Turkistan is about 180 km away from Shymkent – roughly a 2-hour drive. the highway is mostly in excellent state – bar a few stretches under renovation. What’s impressive of this drive? The scenery. The more we went northwest, the more we entered the famous Kazakh steppe. The landscape was neither arid nor prairie; it was something in between – which is what the steppe is, after all. I saw not many settlement and not many farms; the soil is too poor to sustain agriculture, but it’s fertile enough to allow bushes and low vegetation to survive. This is the land that the renowned Kazakh nomads call home – and I saw a lot of them long the way indeed: herds of horses, camels, sheep came and went one after another in what certainly is a unique, surreal landscape.

This building was erected by Timur, who died before its completion. The interesting thing is that his death halted the construction of the monument, which still today remains only partially built. This is the only attraction the town has to offer – but it’s definitely worth the effort to come here for a visit.

Once parked outside the complex, I walked towards the mausoleum through an ample boulevard lined by vendors and souvenir shops. There were a lot of pilgrims visiting, and as it was a very hot day retailers were busy selling water to the visitors. Once I reached the end of the lane, I could admire the mausoleum in all its beauty. The building is truly grand, in pure Timurid style. It reminded me of the equivalent of a Romanic cathedral – solid, well-planted, massive – but with the distinctive Central Asian tileworks that added a unique touch to the ensemble.

Next to the main temple lies the Mausoleum of Rabiga-Sultan Begum, Timur’s great-granddaughter and wife of Abylkayyr Khan, a 15th-century leader of the then-nomadic Uzbeks.

The fortified walls of the complex still stand in a great state of conservation.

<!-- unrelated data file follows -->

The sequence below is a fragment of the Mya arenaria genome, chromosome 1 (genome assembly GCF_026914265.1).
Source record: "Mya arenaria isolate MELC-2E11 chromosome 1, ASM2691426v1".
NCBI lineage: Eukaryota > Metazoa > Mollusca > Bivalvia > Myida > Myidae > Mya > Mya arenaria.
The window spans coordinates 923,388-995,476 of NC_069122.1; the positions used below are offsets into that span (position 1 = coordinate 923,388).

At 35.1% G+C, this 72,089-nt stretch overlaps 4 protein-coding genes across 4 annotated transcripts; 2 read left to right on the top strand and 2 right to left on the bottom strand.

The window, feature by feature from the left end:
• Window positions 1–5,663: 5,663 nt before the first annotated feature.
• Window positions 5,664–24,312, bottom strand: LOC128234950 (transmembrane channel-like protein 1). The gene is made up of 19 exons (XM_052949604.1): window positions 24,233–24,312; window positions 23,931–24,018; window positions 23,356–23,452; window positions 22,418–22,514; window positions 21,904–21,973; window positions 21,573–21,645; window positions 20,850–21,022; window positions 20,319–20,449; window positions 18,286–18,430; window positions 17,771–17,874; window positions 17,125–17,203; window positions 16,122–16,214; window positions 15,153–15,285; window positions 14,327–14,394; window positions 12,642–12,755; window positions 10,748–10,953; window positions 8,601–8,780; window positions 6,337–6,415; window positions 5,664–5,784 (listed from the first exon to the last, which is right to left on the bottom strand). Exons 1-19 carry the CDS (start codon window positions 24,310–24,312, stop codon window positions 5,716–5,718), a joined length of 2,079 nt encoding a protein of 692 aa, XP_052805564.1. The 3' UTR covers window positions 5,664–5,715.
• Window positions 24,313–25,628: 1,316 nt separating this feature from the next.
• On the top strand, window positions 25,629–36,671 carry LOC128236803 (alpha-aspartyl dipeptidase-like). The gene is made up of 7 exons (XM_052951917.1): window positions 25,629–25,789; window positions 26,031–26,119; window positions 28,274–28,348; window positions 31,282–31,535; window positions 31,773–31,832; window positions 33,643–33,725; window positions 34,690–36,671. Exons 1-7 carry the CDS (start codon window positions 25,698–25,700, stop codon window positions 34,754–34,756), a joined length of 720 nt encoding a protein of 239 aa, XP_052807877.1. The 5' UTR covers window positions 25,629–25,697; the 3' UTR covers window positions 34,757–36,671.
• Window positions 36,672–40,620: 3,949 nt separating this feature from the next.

It’s no wonder that this site has been declared UNESCO World Heritage – it’s just too bad that, for now, getting here is not that easy.

Back to the car  Ifound my driver waiting for my two-hour drive back to Shymkent. The entire drive was rather awkward, given that he didn’t speak any English and I didn’t speak any Russian/Kazakh. Imagine sitting two hours next to a person you cannot even say good morning to…! But I got absorbed into the scenery, dozed off a little, and in no time we were back to Shymkent. I somehow managed to get dropped off near the city center instead that at the hotel, as I wanted to explore the city a bit. Shymkent doesn’t lack tree-lined boulevards and interesting Soviet-era buildings, and a fair amount of construction work is going on aimed at fixing the city’s streets.

I got dropped-off on Tauke-Khan, not far the Mega Shymkent Mall. The area was bustling with activity.

The Mega Shymkent Mall is a modern and air-conditioned space with lots of stores and a food court. ATMs, a bank, a grocery store, and an ice rink are among the attractions. Here, the most bizarre thing ever happened to me. I was wearing my red Cornell t-shirt that day (go Big Red!), and while I was minding my business I hear someone calling “hey, Cornell!”. I turned around and, to my surprise, I saw a group of young Americans standing in the middle of the mall. It turned out that was the US Wrestling National Team that was in Shymkent training for the Wrestling World Championships that would be held in Tashkent the week after. A rather odd encounter for sure.

Mega Mall

Mega Mall


Ayran – Fermented camel milk

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Laghman - so delicious!

Laghman – so delicious!

I then walked back to the hotel – around 30 minutes away – and spent the night blogging and watching a movie before going to sleep. My long journey back home would begin the next day.

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All in all, Turkistan was amazing and Shymkent was worth a stop; while the former possesses an incredible architectural wonder, the latter provided me with a view onto a big Kazakh city removed from the glamour of Almaty or Astana. While Shymkent is not a pretty city, it’s definitely a vibrant place; what I was interested to see was how average Kazakh city dwellers fare in a big city. While not rich yet, it’s palpable that living standards are on the rise and that, sooner rather than later, this country will be a fully-developed nation with high living standards. Putin permitting, that is.